• Establish and maintain surveillance for airborne environmental disease (e.g., aspergillosis) as appropriate during construction, renovation, repair, and demolition activities to ensure the health and safety of immunocompromised patients.
  • Before the project gets under way, perform an ICRA to define the scope of the activity and the need for barrier measures.
  • Determine if the facility can operate temporarily on recirculated air; if feasible, seal off adjacent air intakes. If this is not possible or practical, check the low-efficiency (roughing) filter banks frequently and replace as needed to avoid buildup of particulates.
  • Seal windows and reduce wherever possible other sources of outside air intrusion (e.g., open doors in stairwells and corridors), especially in PE areas.
  • Seal off and block return air vents if rigid barriers are used for containment.
  • Ensure proper operation of the air-handling system in the affected area after erection of barriers and before the room or area is set to negative pressure.
  • Create and maintain negative air pressure in work zones adjacent to patient-care areas and ensure that required engineering controls are maintained.
  • Provide construction crews with 1) designated entrances, corridors, and elevators wherever practical; 2) essential services (e.g., toilet facilities) and convenience services (e.g., vending machines); 3) protective clothing (e.g., coveralls, footgear, and headgear) for travel to patient-care areas; and 4) a space or anteroom for changing clothing and storing equipment.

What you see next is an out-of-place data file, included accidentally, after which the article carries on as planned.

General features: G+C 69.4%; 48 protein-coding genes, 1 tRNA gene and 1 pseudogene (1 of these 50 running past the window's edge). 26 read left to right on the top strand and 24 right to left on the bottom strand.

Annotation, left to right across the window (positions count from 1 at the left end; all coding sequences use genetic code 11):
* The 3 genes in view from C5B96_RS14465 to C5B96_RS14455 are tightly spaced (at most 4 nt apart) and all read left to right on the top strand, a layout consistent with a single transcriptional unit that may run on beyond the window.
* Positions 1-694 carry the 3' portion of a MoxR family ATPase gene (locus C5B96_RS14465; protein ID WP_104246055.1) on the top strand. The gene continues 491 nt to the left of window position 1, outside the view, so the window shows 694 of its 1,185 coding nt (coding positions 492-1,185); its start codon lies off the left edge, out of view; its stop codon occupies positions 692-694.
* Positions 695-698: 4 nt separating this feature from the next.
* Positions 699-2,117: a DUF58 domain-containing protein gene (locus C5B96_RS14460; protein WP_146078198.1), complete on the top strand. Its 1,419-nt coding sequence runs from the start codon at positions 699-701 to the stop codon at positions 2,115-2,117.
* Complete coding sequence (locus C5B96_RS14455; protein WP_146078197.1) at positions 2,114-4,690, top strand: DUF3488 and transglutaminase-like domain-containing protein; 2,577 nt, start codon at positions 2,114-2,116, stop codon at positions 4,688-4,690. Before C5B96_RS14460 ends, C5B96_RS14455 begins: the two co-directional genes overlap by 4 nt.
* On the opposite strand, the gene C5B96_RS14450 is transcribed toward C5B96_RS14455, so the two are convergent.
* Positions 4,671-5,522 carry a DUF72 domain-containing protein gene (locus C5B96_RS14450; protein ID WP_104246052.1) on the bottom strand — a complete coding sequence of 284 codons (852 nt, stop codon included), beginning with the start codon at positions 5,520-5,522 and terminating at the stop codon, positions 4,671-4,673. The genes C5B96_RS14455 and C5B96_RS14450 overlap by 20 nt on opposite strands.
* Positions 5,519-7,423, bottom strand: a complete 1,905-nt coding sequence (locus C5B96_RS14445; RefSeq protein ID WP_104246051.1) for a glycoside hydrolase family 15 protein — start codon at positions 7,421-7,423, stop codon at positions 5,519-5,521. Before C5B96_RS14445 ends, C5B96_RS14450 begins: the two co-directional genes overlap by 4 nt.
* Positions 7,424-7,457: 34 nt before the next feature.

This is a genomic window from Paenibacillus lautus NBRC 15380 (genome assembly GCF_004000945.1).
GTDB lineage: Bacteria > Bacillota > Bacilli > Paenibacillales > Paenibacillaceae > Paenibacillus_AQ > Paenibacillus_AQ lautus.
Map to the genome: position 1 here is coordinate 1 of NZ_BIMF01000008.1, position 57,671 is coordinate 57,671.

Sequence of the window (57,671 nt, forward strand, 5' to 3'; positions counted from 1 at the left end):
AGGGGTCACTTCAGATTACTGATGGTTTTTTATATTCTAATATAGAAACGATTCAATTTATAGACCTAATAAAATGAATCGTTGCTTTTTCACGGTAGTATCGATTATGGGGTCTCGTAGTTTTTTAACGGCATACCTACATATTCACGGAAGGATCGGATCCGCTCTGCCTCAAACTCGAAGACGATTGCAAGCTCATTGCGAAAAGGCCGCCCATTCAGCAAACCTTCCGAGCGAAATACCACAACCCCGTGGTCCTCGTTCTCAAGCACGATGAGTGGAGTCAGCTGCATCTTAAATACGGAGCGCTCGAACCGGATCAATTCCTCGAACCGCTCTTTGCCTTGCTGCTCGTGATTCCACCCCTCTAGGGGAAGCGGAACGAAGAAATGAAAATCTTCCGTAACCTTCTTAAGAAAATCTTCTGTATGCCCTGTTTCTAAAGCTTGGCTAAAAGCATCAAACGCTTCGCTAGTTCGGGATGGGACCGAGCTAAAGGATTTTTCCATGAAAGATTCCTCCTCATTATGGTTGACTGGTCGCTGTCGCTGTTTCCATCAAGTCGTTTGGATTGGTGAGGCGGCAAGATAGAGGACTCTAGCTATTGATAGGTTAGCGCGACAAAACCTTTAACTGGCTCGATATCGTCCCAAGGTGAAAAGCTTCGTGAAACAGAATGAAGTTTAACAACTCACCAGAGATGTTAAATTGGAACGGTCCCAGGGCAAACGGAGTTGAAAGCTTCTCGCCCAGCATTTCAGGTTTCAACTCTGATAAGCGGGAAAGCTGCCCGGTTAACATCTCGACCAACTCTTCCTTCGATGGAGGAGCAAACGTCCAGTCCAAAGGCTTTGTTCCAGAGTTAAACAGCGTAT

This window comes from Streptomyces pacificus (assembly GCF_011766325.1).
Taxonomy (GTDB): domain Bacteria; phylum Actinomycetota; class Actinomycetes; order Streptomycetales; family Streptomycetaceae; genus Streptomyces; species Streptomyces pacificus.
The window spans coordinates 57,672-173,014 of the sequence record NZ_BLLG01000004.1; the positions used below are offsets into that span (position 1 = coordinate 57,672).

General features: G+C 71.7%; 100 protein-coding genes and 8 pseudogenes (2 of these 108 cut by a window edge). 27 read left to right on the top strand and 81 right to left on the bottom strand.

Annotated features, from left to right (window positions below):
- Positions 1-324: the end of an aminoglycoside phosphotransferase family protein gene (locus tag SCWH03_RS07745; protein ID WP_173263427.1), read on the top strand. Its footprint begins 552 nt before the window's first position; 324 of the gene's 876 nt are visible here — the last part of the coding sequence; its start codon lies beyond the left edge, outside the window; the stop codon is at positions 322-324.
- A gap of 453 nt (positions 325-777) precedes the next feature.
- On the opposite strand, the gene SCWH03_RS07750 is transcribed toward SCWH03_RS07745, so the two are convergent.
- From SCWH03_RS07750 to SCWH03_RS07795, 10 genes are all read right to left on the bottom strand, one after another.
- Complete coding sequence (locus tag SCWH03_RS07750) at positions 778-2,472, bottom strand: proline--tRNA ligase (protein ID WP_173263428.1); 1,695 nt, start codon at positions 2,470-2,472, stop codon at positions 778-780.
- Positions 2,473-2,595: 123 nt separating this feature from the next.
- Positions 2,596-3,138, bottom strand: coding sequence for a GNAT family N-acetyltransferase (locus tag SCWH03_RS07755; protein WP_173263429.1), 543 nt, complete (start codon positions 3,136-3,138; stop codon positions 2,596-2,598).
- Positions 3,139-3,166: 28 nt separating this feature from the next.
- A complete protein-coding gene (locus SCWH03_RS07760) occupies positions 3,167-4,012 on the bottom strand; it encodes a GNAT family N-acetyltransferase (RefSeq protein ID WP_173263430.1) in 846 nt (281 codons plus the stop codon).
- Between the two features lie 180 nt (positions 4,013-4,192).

• Clean work zones and their entrances daily by 1) wet-wiping tools and tool carts before their removal from the work zone; 2) placing mats with tacky surfaces inside the entrance; and 3) covering debris and securing this covering before removing debris from the work zone.
  • In patient-care areas, for major repairs that include removal of ceiling tiles and disruption of the space above the false ceiling, use plastic sheets or prefabricated plastic units to contain dust; use a negative pressure system within this enclosure to remove dust; and either pass air through an industrial-grade, portable HEPA filter capable of filtration rates of 300–800 ft3/min., or exhaust air directly to the outside.
  • Commission the HVAC system for newly constructed health-care facilities and renovated spaces before occupancy and use, with emphasis on ensuring proper ventilation for operating rooms, AII rooms, and PE areas.

Some highlighted recommendations for ventilating protective environment (PE) rooms.

  • Incorporate ventilation engineering specifications and dust-controlling processes into the planning and construction of new PE units (Figure 1).


  • Install central or point-of-use HEPA filters for supply (incoming) air.